Successfully transforming society into a more pluralistic set of arrangements requires us to increase our total tax take. Simply put, more resources are needed to fund social investments. The United States has one of the most progressive tax systems in the world, meaning that rates increase as people earn more, yet still suffers from the highest wealth inequality. [4] We need to be careful not to rely too much on progressive taxation as it can also be framed as a class issue. If expressed in the language of propaganda, pitting one class against another, the potential exists to create opposition from sources that would benefit from a more progressive tax organization.

Increasing taxes doesn’t make us Socialists. The United States citizens pay less in taxes than most western democracies. [4] European countries also implement a Value-Added Tax (VAT) (https://en.wikipedia.org/wiki/Value_added_tax) Much of that money is spent on redistributive efforts. You can think of a VAT as a fair form of taxation that essentially pulls a little bit from every time something is created. Implementing a VAT here in the United States would allow us to maximize our revenues while minimizing the impact on our economy.

Using taxes to invest in programs to support pluralistic arrangements and services will be an incredible net benefit to all of society. The greatest resource humanity has ever had and will ever have is our imagination. The Progressive project is about giving every person the ability to channel that imagination into experimentation and innovation. If maximizing our individual and shared potential is the goal then it is a primary objective to increase revenue flows to fund projects and pay down debts.

Image Source: TaxLinked.com

Examining Alternatives

All taxation intends to accomplish the same goal in different directions. We use our redistributive programs to enhance our shared standard of living. A Progressive approach to taxation learns from history without dogmatically committing to a specific method. Fortunately for us, history is full of imaginative scholars who created tax structures that could address some of our most systemic problems today.

In 1879 Henry George published Progress & Poverty. It was incredibly popular in its time and is still taught by numerous non-profit organizations. The central theme of Georgism is that land speculation is central to the boom/bust cycle that is a fixture of capitalist economies. Because available land is of fixed supply and needed for all production land values will always rise faster than economic growth, separating much of the people from accessing ownership.

His solution is the Land Value Tax. It’s a tax that considers the value of the land, ignoring improvements. It would remove the incentive from creating a livelihood whose primary income is rent seeking from multiple properties. It’s been implemented in numerous locations across the world including Pennsylvania [5] where it helped communities adapt to the changing economic situations they found themselves in after the 2008 recession. George believes that all people own the land and in many respects he is correct. A Land Value Tax strategy could be a pillar of a more access based society and help to stabilize more people in a permanent residence.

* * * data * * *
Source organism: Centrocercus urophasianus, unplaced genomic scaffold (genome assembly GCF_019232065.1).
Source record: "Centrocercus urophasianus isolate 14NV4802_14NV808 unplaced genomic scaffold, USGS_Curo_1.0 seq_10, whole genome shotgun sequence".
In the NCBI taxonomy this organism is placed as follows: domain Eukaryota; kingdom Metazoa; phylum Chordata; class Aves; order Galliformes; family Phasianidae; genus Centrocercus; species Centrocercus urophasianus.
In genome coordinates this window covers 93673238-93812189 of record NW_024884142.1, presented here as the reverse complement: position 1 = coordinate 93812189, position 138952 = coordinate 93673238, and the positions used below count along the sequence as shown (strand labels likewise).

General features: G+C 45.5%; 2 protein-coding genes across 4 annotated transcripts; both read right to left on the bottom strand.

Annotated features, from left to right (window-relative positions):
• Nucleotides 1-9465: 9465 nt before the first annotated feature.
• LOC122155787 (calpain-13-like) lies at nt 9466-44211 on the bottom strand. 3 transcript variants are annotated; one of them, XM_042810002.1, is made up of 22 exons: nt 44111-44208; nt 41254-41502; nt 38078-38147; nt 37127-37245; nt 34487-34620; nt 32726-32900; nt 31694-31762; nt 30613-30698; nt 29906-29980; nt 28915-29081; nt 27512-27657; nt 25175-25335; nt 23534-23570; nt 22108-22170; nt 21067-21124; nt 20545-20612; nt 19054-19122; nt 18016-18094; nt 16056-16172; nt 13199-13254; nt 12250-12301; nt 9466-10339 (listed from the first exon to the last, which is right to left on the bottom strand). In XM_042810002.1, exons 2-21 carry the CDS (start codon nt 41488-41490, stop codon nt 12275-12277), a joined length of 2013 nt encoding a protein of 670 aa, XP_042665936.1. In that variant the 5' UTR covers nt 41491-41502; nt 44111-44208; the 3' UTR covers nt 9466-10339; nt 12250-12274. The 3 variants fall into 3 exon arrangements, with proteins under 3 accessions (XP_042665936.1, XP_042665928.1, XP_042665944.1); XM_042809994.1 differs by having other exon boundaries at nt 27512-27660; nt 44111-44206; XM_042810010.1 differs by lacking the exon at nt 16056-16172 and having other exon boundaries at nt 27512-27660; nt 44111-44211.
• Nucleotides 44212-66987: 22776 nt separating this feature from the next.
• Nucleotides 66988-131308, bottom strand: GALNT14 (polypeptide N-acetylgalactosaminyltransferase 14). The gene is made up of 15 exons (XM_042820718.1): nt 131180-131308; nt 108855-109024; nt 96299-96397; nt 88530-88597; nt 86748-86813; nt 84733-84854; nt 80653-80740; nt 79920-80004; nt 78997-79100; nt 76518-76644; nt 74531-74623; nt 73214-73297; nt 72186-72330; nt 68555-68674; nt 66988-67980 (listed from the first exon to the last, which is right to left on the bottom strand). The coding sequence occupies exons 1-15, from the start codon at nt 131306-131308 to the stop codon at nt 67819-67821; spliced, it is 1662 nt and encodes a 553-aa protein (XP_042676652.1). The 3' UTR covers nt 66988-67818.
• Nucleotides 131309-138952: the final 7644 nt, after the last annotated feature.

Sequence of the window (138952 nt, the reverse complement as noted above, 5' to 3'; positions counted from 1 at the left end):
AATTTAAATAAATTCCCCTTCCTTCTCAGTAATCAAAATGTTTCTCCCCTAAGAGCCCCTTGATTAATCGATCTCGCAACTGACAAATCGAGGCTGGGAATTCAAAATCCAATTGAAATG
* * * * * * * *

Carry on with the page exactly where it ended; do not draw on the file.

Nicholas Kaldor argued for the tax of individual consumption. “It is only by spending, not by earning or saving, that an individual imposes a burden on the rest of the community in attaining his own ends” [6] His method would tax the difference between a person’s total income (including capital gains) and investment savings, or what a person spends on themselves.

What I appreciate about Kaldor’s method is that we could structure it in such a way to significantly benefit our most disenfranchised while also using it to better redistribute from the top wealth hoarders. We could imagine that those at the bottom of the economic order would pay nothing and likely even be supplemented by a Universal Basic Income. In the middle we could have a progressive tax structure as we do presently, increasing along with income rates. At the top very we can set the number to whatever we want it to be. As an example, a consumption tax on people earning over $10,000,000 a year could be a ratio to $5.00 tax for every $1.00 spent. Because there are few feasible ways for people with such excess capital to spend more than they earn this tax is unlikely to have any impact on their consumption.

In his third lecture in the 2018 Progressive Alternatives series, Roberto Mangabeira Unger supports Kaldor and suggests that the law states that all income that cannot be shown as saved or invested counts as spending — nullifying evasion within the law itself. Unger supports Kaldor’s taxation and suggests that it is the tax most qualified to create wealth distribution for the greater good.

What I like most about these alternative tax structures is that they are a proactive approach towards the necessary redistributive efforts to fund social transformation. Both Land Value Tax and a consumption tax eliminate the burden of taxation from the poor, ensure that the highest earners pay more, and address numerous other issues facing our present tax arrangements.